Popular culture tends to look at aging in one of two ways. The first is that it's something to be avoided at all costs--or at least as a way of looking it is to be avoided at all costs. The other is to celebrate older people who do remarkable things like climb mountains and live to ages such that they have no peers left standing.
For those of us who aren't trying to Botox our way back a couple of decades or who haven't the time or disposable income to start a non-profit or climb Mont Blanc, there isn't much to go by.
For me and other mere mortals, however, there are some very nice things about getting older. The following are among my favorites:
This too shall pass. On her excellent blog, The Happiness Project, Gretchen Rubin discusses how worry can drain us. One of her insights on this struck me: almost everything one is worried about today won't matter in two years. When I wake up at three in the morning and start to brood, I list off my worries and determine she is quite correct. And most of the time it helps me let them go and drift back to sleep.
I've been to this movie before. Almost twenty years ago I had a rather eccentric boss, an immigrant from Israel. He had seen a good many serious things in his life, and as a result had perspective, which meant he was irreverent. When some ridiculous issue came up in office politics, he would say, "I've been to this movie before. I don't need to go to a meeting to see how it ends." It was totally refreshing, not to mention hilarious to watch everyone else's reaction when he blew off a meeting, although now I look back on his attitude as rather unprofessional as well. But as my career progresses, things happen in my work environment and people freak out, as people do, and I know it was ever thus. And often I even know how it will work out. Sometimes that means it's time to go, because the situation won't resolve itself, but mostly it means riding it out and not taking much of it too seriously. So graduating into a recession, it turns out, was a pretty good thing.
There are real things to worry about. Now that I've passed forty, I've watched neighbors lose spouses much too soon. I've seen others face huge debts or foreclosures, get stuck in awful marriages, struggle with the death of a parent. I haven't suffered any major losses in my life, and know there is little I can do to prevent tragedy striking. But watching these people manage the hand they've been dealt with strength and grace grants me humility and, with effort, a sense of gratitude.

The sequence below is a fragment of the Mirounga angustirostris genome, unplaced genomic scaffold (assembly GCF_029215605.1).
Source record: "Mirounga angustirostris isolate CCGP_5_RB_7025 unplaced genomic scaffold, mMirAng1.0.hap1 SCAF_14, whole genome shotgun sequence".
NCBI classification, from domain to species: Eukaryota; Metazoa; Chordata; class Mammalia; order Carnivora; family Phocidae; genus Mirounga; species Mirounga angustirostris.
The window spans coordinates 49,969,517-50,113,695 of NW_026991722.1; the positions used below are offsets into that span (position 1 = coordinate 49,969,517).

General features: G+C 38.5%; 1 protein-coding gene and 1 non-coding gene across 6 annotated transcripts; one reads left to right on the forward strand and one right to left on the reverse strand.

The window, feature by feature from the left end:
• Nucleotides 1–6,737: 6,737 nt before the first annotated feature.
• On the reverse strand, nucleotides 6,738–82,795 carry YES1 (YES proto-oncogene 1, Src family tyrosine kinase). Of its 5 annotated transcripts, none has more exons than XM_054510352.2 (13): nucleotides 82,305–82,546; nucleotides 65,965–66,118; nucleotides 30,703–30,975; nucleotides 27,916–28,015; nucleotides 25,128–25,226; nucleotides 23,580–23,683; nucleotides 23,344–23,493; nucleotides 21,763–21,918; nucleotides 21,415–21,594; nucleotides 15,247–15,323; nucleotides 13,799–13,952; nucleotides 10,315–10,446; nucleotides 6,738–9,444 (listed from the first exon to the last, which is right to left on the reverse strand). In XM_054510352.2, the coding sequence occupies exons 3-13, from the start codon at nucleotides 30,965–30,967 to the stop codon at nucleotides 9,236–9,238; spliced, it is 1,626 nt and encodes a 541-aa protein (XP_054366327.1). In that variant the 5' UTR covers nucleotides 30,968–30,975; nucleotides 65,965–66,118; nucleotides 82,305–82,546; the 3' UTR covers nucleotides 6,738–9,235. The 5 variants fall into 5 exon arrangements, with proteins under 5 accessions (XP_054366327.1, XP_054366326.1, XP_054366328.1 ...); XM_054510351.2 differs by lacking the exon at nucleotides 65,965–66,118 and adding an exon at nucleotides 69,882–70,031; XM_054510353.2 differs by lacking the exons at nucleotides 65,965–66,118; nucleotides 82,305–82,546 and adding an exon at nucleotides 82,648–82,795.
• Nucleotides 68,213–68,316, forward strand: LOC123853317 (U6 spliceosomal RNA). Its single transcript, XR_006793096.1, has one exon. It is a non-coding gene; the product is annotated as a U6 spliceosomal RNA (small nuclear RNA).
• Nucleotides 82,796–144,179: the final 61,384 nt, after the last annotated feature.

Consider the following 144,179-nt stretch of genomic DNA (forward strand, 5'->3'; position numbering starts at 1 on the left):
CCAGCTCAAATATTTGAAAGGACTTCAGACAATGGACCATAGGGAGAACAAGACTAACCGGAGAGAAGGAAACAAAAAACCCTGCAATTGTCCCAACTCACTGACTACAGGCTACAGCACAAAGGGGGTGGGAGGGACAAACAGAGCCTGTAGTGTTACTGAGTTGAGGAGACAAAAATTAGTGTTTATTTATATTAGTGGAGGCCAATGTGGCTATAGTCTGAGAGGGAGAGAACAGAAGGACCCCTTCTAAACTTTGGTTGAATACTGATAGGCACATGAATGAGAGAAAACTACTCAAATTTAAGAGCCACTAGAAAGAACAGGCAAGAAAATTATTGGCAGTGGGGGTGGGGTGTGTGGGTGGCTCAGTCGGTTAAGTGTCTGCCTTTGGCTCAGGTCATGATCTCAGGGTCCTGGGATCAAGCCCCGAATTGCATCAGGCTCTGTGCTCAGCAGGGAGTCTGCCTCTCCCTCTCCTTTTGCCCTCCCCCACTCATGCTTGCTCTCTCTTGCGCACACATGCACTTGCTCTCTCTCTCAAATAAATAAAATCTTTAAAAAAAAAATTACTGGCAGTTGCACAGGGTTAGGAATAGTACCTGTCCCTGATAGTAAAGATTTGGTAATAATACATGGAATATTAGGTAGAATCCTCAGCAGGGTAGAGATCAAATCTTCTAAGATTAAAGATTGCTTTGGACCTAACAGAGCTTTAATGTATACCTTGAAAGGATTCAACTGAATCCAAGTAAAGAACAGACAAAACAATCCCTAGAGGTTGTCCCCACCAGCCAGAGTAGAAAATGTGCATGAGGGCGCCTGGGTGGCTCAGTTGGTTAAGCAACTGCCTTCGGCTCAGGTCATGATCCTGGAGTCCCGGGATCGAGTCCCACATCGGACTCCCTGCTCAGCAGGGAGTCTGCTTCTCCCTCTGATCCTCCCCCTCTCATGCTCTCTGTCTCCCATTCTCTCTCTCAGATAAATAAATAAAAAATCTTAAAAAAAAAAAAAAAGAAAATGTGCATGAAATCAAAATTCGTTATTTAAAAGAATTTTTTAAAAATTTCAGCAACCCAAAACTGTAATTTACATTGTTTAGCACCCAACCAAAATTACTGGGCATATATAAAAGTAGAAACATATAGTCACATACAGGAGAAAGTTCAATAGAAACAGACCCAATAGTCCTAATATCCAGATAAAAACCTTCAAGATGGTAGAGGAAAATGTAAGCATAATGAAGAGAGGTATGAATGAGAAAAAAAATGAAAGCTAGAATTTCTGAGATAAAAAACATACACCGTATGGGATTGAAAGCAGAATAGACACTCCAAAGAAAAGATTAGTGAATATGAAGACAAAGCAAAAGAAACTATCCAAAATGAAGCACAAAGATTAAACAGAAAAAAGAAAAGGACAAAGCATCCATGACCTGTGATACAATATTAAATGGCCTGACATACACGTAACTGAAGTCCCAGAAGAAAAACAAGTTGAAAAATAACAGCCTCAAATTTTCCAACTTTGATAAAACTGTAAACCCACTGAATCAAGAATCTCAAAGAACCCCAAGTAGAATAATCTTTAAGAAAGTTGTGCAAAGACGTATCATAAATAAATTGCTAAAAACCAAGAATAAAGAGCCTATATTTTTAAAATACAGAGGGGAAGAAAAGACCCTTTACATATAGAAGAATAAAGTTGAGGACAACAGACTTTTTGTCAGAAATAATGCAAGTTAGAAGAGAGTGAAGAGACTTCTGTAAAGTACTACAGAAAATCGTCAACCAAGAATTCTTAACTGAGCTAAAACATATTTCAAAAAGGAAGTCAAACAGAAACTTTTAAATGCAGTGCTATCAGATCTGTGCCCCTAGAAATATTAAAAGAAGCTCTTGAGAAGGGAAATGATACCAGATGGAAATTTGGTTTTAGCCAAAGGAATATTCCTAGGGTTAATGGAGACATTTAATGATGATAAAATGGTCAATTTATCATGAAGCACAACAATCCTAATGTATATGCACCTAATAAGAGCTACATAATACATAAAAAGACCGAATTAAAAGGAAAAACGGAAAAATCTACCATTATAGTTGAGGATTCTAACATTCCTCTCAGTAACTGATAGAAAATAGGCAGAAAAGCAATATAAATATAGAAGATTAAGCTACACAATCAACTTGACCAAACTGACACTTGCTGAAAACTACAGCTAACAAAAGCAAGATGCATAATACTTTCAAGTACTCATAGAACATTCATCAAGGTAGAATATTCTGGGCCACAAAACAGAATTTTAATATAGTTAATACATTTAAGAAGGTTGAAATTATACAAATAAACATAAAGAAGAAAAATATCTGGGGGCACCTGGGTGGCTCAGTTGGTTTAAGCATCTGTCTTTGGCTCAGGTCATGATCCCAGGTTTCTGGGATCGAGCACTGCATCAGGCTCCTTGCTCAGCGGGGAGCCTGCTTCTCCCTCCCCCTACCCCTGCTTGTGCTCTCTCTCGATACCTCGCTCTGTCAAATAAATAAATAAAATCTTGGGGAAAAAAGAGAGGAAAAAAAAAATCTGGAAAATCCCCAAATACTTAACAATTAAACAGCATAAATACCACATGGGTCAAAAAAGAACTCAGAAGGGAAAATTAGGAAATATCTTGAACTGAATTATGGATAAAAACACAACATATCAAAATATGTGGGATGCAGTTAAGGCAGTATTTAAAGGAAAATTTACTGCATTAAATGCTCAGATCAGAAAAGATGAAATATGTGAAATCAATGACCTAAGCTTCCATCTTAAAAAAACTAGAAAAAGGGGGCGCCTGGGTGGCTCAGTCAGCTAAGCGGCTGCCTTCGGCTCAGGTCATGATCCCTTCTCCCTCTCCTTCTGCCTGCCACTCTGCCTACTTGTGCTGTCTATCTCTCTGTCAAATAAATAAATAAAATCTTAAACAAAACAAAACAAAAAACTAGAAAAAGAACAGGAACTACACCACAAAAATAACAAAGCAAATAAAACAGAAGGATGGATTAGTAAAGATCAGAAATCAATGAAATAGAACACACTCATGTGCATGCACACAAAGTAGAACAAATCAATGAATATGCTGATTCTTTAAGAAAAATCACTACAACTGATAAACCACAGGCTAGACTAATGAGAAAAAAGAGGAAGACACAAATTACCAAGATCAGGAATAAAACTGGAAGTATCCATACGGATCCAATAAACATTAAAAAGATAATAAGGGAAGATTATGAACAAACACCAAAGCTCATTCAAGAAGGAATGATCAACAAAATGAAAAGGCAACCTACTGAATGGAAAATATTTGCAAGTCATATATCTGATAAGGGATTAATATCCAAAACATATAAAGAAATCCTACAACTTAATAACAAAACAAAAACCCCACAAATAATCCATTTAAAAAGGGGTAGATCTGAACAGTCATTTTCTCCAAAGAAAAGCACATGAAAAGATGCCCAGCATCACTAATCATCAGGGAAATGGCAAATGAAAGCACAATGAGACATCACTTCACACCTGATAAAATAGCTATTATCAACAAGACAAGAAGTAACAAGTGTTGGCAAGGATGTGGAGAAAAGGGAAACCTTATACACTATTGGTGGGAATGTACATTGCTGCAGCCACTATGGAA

Control is an illusion. I like security a lot. A regular paycheck, good benefits, savings accounts, taxes filed. I get a real sense of pleasure from paying all of my bills online because I can see it's gotten done all at once. But once it gets more complicated than a simple transaction and it involves complicit behavior from other human beings, I understand that there isn't much I can do. I used to use up a lot of energy trying to get others to do what I thought was the right thing. But that is of course a matter of opinion, so others didn't always see it my way and in fact decided to do the opposite. Now I try to detach and sometimes it works out my way, sometimes not. And on occasion when it's the latter, it works out better because it didn't go my way. Again with the humility.
Being right isn't the most important thing. In my young life, politics was life and death to me. This only got worse as I got older, but moving to Texas and being exposed to the kind of people I used to think were, well, misinformed, gave me a greater tolerance. Even if we disagree, we can still get through a work or neighborhood relationship. Although I still enjoy a productive discussion, those are difficult to find. I don't really want to spend time with people or media who just reinforce my point of view, but American culture has become so polarized this is difficult to do. Now when someone is trying to convert me, I just switch to another subject. Passive aggressive? Maybe. But I don't believe any arguments I make will change minds, and now I believe preserving a friendship or even a good work relationship is much more important than winning an argument.
Don't wait until tomorrow. The first time I went to New York, I had the privilege of staying at The University Club, a storied place--originally only for men, of course, but now for women too--and was sitting in the watering hole in the basement of the building. I hadn't travelled by myself before and was a little uncomfortable, but was sitting at the bar with my book and a burger. (Okay, a glass of wine, too.) I ended up having a lovely conversation with gentleman in his seventies who told me how he was moving to Paris for several months. A true New Yorker, he was worried about what he would miss in his beloved hometown, and then how his grandchildren might change while he was gone. But, he said, I only regret the things I've never done. Were that I could get to this place completely, as there are a good many things I did in fact do that I would change. But his words stay with me. It's why I went to Toronto last weekend, the reason I bought a single floor ticket and drove down to Austin by myself to see Van Morrison a couple of years ago. I haven't actually seen The Bucket List, but my Dad explained the plot to me because he loved the movie, and I realized I'd already made mine and was busy knocking them out, with great pleasure. It's trite but true--figure out what you want, and go do it, no matter how the "what if" part of your brain is arguing against it. At the very least, you'll have a great story.